Wonton noodles, also known as “wanton mein” in British English, is a popular Chinese dish that generations have enjoyed.
This dish consists of thin egg noodles that come with wontons, small dumplings filled with minced meat or seafood. It typically comes in a savoury broth with vegetables and other toppings.
Origins of Wonton Noodles:
It is unclear who exactly invented wonton noodles, but the dish is believed to have originated in Guangdong province, China, during the Qing Dynasty (1644-1912).
Cantonese chef reportedly combined two separate dishes, noodles and wontons, to create a new dish that could be enjoyed as a meal.
Wonton noodles grew in popularity and spread throughout southern China. The dish eventually made its way to Hong Kong, where it became a staple of local cuisine.
From there, it reached other parts of the world, including the United Kingdom, where it is now a favourite dish among Chinese food lovers.
Preparation of Wonton Noodles:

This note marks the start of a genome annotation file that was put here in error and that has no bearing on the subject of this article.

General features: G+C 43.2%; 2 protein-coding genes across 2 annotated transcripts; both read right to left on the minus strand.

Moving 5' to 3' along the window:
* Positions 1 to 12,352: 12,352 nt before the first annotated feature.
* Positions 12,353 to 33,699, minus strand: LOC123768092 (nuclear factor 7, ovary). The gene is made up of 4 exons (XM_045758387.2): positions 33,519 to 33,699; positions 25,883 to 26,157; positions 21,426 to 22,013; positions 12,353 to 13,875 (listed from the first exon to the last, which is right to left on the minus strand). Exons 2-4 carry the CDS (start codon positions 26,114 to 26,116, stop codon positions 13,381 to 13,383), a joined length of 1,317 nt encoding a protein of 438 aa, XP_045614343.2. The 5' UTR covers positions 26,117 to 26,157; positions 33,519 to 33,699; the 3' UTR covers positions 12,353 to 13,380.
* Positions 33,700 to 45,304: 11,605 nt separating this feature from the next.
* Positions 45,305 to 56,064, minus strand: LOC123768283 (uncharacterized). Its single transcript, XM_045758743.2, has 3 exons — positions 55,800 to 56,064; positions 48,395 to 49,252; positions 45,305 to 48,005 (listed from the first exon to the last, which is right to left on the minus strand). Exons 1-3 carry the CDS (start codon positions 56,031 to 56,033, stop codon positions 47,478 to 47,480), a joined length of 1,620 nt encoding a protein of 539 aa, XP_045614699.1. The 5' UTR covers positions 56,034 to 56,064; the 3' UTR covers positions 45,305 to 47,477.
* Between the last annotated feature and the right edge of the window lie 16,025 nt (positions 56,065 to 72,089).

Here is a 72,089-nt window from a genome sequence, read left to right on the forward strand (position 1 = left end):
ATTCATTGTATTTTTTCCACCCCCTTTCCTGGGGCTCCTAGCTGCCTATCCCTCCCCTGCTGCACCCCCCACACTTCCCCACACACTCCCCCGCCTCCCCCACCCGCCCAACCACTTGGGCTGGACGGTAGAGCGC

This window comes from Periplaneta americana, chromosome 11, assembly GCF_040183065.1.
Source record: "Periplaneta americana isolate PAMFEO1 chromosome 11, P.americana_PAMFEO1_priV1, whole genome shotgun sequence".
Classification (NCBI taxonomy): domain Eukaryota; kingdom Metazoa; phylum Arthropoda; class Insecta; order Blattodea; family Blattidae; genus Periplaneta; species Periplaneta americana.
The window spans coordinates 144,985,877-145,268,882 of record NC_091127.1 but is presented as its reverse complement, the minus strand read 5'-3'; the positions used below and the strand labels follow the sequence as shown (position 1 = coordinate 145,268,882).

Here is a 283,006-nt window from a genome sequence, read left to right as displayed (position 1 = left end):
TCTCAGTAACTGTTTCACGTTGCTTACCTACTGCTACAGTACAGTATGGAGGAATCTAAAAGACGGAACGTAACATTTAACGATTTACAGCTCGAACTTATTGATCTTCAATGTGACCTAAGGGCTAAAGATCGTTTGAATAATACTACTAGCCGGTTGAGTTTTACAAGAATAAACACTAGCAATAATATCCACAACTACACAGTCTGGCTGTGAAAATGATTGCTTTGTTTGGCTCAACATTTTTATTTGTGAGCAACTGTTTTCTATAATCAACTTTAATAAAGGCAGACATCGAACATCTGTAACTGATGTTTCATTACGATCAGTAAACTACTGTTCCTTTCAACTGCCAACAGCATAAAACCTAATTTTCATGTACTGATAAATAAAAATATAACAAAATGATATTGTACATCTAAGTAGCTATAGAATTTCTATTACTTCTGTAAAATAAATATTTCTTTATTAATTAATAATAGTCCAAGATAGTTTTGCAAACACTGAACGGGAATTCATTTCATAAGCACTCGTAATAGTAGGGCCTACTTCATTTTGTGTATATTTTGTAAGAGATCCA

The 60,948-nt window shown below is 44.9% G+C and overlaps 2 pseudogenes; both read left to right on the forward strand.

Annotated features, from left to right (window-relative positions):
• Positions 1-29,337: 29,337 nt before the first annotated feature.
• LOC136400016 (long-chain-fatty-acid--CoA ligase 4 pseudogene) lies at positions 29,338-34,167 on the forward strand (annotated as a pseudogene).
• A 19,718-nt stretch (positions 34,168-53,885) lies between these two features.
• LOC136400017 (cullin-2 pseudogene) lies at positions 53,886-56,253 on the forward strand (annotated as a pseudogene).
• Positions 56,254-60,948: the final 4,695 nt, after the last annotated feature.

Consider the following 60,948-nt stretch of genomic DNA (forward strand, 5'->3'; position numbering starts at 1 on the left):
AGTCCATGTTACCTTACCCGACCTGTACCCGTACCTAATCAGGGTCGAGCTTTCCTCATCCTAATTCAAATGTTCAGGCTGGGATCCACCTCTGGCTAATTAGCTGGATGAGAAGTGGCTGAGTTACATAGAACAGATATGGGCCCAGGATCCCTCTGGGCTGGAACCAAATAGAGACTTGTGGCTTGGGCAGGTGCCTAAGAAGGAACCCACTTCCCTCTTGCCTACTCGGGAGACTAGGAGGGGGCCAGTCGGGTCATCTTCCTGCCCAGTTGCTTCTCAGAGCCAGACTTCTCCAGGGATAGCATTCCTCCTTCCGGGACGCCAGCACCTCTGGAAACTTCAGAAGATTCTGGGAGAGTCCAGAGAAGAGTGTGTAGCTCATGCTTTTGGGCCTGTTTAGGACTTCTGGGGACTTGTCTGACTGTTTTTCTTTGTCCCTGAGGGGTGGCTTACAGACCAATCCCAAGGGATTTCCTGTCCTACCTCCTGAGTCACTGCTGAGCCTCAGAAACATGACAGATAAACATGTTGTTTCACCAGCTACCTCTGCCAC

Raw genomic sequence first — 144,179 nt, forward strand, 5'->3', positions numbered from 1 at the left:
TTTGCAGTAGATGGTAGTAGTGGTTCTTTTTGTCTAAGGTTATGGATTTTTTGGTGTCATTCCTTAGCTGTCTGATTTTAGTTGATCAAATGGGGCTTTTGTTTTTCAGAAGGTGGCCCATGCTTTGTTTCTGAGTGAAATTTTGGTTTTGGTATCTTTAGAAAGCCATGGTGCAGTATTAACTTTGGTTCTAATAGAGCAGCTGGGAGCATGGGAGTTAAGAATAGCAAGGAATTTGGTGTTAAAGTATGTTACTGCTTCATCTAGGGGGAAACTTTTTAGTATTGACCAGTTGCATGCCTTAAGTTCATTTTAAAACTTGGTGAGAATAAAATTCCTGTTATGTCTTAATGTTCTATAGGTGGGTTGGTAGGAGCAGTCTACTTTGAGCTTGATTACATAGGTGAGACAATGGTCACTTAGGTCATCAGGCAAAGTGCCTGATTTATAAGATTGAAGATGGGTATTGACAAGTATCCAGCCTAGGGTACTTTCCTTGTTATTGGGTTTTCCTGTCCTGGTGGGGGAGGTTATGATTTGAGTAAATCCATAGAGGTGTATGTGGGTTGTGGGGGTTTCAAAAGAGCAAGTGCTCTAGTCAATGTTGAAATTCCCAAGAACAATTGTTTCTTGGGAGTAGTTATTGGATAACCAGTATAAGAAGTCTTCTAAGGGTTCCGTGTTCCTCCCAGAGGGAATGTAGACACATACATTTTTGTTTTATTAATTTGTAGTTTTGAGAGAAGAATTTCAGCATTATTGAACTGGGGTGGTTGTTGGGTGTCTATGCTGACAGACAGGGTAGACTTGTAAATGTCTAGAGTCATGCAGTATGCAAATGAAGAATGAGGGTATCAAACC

The preparation of wonton noodles can vary depending on the region and the chef, but the basic steps remain the same.
Firstly, the wonton filling is made using minced pork or shrimp mixed with seasonings such as soy sauce, sesame oil, and ginger.
Next, the wonton wrappers are made by mixing flour, water, and salt into a dough that is then rolled out and cut into small squares.
The filling is placed in the center of each wrapper and folded into a small dumpling.
The noodles are cooked separately and then served in a bowl along with the wontons, broth, and any other toppings.
Common toppings include green onions, cilantro, and sliced char siu (Chinese barbecue pork).
Wonton noodles have a long and rich history, and people love them for their comforting and satisfying qualities.
From its origins in southern China to its current popularity worldwide, this dish is a testament to the enduring power of traditional cuisine.